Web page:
The fifth selection, Spaceship (15 to 5 blues) begins the mood swing that takes over at this point of the album, with hints of Grand Funk’s I’m Your Captain, The band melds even tighter together, showcasing the dynamic rhythm section of Joe Welch on Drums and Scott Griffin on Bass, with Matt Holloman‘s expert guitar and vocals. His voice has a lot of range, and he is able to move from one style to another with ease. The next few songs soften a bit, with the funky Sisyfaic, and the beautifully done Blue Cheese , featuring Dave Driewitz. The vocal delivery over the warm, fuzzy distortion makes me imagine a cross between Nick Cave and Donovan; at once gothic, yet there is a definite homage to early psychedelic folk-rock, thanks to the warm, distorted fuzz guitars.
Madness of Life, Blanca Y Lobo and Hey Joey slow things down some. These songs are mellow pieces of layered guitars, keys and mandolins, among other instruments. Blanca Y Lobo hints at the Grateful Dead, while Hey Joey may hold a special place on this album, since drummer Joe Welch and his wife Rachel gave birth 5 months ago to little Joey jr., well before the finishing of this release. Hey Joey’s lilting ballad no sooner fades, and Mourning Sicness once again gets muscular with the song Gagagoogoo, which begins with the sound of a child’s music box, and becomes a dark, post-punk dirge reminiscent of Joy Division, with hints of Television. this is one of my favorite songs of the album,with ghoulish keyboard lines, and my favorite lyric: “it all feels the same”, which is a depressing idea, yet many of us can commiserate.
Dizzo King is a stunning Ska infused tune, which I wasn’t expecting, but was glad to hear, leading to the final song, which I have been wondering about since song #6, because I just wanted to know how they would end such a sick collection of songs. The last one, Soundtrack, was not at all what I was expecting. Its spooky New Wave/Gothic, fuzzy freakout is unlike any other song on the album. I just sat there shaking my head again- just like the first time I witnessed them live. I really envy the people that are about to hear this album for the first time, because I would love to re-experience that feeling of surprise and appreciation you get when you hear music that you just weren’t expecting. Perhaps, I will make up for that by hearing all the little secrets I missed the first time.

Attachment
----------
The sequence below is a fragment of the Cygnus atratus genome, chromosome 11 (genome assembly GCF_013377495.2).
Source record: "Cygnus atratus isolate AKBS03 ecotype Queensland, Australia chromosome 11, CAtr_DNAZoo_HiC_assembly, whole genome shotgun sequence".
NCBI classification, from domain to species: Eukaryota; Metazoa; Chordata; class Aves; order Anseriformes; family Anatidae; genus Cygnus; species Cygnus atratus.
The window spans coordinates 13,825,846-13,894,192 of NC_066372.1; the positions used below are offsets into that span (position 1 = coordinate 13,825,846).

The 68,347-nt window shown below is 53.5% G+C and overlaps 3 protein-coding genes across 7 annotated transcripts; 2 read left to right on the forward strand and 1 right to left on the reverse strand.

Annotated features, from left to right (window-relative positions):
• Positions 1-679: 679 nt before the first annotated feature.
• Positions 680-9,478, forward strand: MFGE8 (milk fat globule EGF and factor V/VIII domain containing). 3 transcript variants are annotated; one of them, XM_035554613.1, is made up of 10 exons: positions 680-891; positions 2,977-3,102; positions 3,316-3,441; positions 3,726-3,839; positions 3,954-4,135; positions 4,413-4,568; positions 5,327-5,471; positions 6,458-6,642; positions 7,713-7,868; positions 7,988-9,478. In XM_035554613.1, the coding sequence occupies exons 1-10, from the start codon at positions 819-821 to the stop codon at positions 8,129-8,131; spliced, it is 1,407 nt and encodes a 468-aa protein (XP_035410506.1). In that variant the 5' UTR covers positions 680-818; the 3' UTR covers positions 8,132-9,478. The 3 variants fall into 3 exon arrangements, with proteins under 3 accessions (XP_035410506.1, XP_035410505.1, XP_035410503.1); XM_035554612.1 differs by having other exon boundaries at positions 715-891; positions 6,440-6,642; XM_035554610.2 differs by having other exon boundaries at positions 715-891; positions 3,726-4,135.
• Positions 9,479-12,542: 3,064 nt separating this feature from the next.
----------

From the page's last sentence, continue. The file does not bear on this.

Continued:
Joe, Matt and Scott have a lot of influences, and they wear them on their sleeve; Pink Floyd, David Bowie, Parliament/Funkadelic, Grateful Dead and certainly Ween. That said, like all great musicians, they take those riffs and make them their own, twisting them up with other pieces of their being, creating a unique and mind-blowing sound that distinguishes them from the sea of pretenders out there. They kind of remind me of a freakier Galactic, from New Orleans, without the horns. Norfolk, Va. should be proud to have a band of this calibre creating within it’s boundaries.-It’s not too late to show your appreciation to them, the official release of Mourning Sicness will be on Friday, May 30th at Belmont House of Smoke, in Norfolk, Va. The album is available at the show, or right this minute on Amazon and iTunes (Links Below).
Mourning Sicness available at:
Official Video for Charles From the Raven